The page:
Currently viewing the tag: "UN"

Today, the UN Security Council members are expected to discuss the humanitarian crisis in Tigray.

It’s a matter for UN Security Council urgent business for several reasons.

First, it’s an internationalized crisis: there are over 45,000 refugees in Sudan and within weeks there could be three times that number. There are over 100,000 Eritrean […]

Continue Reading

In a briefing paper, “Movement towards accountability for Starvation,” published today by the World Peace Foundation and Global Rights Compliance, we review two key advances that occurred in 2018, and indicate areas where more work is required. Below is from the executive summary:

Can starvation be prosecuted? While international criminal law (‘ICL’) has become increasingly sophisticated […]

Continue Reading

UNSC Resolution 2417, passed yesterday, highlights the nexus the conflict and famine that has echoed across Alex de Waal’s work, most notably in his book, Mass Starvation: The History and Future of Famine (2018). The UNSC resolution not only draws attention to the need for unobstructed delivery of humanitarian supplies, it points out that starvation can be […]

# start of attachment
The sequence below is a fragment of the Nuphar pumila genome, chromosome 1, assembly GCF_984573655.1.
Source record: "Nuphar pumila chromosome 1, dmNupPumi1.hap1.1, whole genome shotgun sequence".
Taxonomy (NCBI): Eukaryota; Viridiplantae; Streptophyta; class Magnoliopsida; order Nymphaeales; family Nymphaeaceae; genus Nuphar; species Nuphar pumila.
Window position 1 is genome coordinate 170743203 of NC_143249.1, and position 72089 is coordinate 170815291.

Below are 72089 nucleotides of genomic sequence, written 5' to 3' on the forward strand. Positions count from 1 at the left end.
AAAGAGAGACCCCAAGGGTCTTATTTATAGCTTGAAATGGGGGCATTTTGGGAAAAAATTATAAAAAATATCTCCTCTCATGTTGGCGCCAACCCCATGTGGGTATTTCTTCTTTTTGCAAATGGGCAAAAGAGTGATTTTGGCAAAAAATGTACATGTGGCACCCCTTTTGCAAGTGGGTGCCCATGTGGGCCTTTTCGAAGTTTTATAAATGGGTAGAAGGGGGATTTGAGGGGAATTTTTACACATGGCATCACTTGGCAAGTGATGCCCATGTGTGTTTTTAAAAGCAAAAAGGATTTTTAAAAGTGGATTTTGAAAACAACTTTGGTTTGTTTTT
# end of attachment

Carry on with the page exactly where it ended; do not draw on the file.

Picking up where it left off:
Continue Reading

My article, “The ‘Politics of Protection’: Assessing the African Union’s Contributions to Reducing Violence Against Civilians” is now available through International Peacekeeping

Abstract:

Does the African Union (AU) have an anti-atrocities strategy, and if so, how would one recognize it and assess its impact? This paper proposes two manners of responding to these […]

Continue Reading

This article examines the roles of the United Nations (UN) and the African Union (AU) in the Central African Republic (CAR), where there is a long history of successive conflict resolution efforts that have been overseen by the international community and the region alternatively. The AU, regional economic communities (RECs) such as the Economic Community of Central African States (ECCAS), and regional leaders have also played important roles during the many initiatives aimed at resolving conflict in CAR. This article analyses the responses and relationship between these institutions and actors, beginning with the deployment of an inter-African monitoring mission in 1997. It focuses less on what happened during those conflicts and more on who defined the objectives and strategies of international responses, and who decided which instruments should be used in pursuit of these goals.

Continue Reading

So the US needs a debate on reform of the existing architecture, what strategy to pursue to bring about that reform, and what role the US should play. The debate should take place now, before the US finds itself in a purely reactive mode, responding to initiatives taken by emerging powers and others who are increasingly able to shape the global agenda.

Continue Reading